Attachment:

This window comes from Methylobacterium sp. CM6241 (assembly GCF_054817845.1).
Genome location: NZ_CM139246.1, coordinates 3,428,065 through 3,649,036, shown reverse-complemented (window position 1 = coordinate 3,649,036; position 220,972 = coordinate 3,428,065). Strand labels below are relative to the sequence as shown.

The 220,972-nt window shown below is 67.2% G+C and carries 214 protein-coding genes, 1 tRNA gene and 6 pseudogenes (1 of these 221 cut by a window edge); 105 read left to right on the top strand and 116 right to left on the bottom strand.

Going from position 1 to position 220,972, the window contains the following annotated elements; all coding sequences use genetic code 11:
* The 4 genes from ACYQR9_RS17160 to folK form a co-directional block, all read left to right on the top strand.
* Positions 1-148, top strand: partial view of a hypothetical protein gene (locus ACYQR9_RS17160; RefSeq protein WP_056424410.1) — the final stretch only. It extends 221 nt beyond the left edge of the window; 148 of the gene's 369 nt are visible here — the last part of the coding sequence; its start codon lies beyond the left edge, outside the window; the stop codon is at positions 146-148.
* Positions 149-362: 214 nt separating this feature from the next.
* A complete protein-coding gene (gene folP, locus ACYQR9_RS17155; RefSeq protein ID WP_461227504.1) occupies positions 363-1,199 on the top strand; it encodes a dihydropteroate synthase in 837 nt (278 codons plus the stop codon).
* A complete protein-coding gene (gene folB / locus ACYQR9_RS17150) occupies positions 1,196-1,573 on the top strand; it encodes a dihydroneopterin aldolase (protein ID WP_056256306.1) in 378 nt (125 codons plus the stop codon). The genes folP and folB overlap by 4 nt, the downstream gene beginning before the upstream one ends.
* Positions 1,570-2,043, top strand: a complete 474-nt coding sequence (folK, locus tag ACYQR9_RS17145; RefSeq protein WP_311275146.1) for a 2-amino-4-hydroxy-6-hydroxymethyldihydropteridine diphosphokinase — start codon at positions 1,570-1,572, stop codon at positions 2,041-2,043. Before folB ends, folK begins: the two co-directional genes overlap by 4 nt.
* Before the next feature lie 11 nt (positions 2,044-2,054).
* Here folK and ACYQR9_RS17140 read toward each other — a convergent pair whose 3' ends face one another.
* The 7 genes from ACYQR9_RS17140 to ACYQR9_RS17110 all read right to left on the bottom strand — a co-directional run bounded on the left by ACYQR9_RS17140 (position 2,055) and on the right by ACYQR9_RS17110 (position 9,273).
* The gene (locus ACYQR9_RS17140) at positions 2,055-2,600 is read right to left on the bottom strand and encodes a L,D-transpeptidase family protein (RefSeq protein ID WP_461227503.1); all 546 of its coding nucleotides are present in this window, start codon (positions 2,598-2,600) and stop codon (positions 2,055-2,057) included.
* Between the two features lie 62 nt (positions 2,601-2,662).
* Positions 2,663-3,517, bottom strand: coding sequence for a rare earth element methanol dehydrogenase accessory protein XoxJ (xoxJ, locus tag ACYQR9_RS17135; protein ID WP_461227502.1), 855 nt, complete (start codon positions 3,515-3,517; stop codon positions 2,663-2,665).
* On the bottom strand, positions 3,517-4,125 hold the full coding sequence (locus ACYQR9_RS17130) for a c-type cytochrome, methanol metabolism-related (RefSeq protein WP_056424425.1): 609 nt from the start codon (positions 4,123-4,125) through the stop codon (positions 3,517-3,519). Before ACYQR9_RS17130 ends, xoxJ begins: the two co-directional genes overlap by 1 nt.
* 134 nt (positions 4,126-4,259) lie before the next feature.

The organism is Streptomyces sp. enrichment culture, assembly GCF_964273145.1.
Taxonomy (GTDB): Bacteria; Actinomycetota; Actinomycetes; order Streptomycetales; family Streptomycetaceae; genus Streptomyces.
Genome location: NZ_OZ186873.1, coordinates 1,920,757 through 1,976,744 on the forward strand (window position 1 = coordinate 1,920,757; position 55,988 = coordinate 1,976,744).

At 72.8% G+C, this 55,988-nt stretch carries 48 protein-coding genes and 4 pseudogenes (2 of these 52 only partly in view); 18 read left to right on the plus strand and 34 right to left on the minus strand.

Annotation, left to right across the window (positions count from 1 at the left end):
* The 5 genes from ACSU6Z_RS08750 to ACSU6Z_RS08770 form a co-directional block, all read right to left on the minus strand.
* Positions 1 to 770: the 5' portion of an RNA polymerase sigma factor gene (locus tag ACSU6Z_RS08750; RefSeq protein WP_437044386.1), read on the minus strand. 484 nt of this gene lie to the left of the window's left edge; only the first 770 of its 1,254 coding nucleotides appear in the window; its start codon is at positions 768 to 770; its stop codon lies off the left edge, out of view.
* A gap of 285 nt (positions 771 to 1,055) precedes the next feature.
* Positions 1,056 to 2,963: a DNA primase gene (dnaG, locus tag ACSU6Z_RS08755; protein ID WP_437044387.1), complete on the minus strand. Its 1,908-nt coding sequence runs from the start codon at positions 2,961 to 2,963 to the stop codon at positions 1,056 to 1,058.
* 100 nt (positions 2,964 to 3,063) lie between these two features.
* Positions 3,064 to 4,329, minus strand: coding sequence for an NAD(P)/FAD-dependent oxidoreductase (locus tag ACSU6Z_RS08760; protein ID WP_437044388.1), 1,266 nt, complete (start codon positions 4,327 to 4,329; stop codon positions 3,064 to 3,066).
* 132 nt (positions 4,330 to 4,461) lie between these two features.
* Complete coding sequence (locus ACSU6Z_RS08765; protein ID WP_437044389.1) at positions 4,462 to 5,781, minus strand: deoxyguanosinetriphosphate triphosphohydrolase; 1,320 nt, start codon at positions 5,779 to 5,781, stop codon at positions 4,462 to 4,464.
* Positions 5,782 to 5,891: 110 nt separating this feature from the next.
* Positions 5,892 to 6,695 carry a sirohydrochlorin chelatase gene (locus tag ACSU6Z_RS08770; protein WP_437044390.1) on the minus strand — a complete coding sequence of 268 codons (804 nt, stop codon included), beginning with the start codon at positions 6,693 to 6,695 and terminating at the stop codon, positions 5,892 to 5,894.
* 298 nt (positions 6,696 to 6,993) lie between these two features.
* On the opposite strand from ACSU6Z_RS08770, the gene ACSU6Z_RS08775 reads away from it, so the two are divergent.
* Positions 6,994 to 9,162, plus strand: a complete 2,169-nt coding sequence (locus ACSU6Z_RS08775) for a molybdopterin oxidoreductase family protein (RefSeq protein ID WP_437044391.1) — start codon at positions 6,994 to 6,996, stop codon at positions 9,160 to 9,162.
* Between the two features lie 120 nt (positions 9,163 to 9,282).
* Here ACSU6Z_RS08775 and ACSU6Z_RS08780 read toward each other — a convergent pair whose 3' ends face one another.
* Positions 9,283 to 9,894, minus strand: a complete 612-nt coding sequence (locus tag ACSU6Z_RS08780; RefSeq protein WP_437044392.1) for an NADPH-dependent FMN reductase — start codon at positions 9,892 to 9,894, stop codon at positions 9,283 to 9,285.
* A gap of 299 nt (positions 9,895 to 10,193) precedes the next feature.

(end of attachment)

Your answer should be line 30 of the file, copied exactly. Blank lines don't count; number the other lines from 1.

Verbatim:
* 132 nt (positions 4,330 to 4,461) lie between these two features.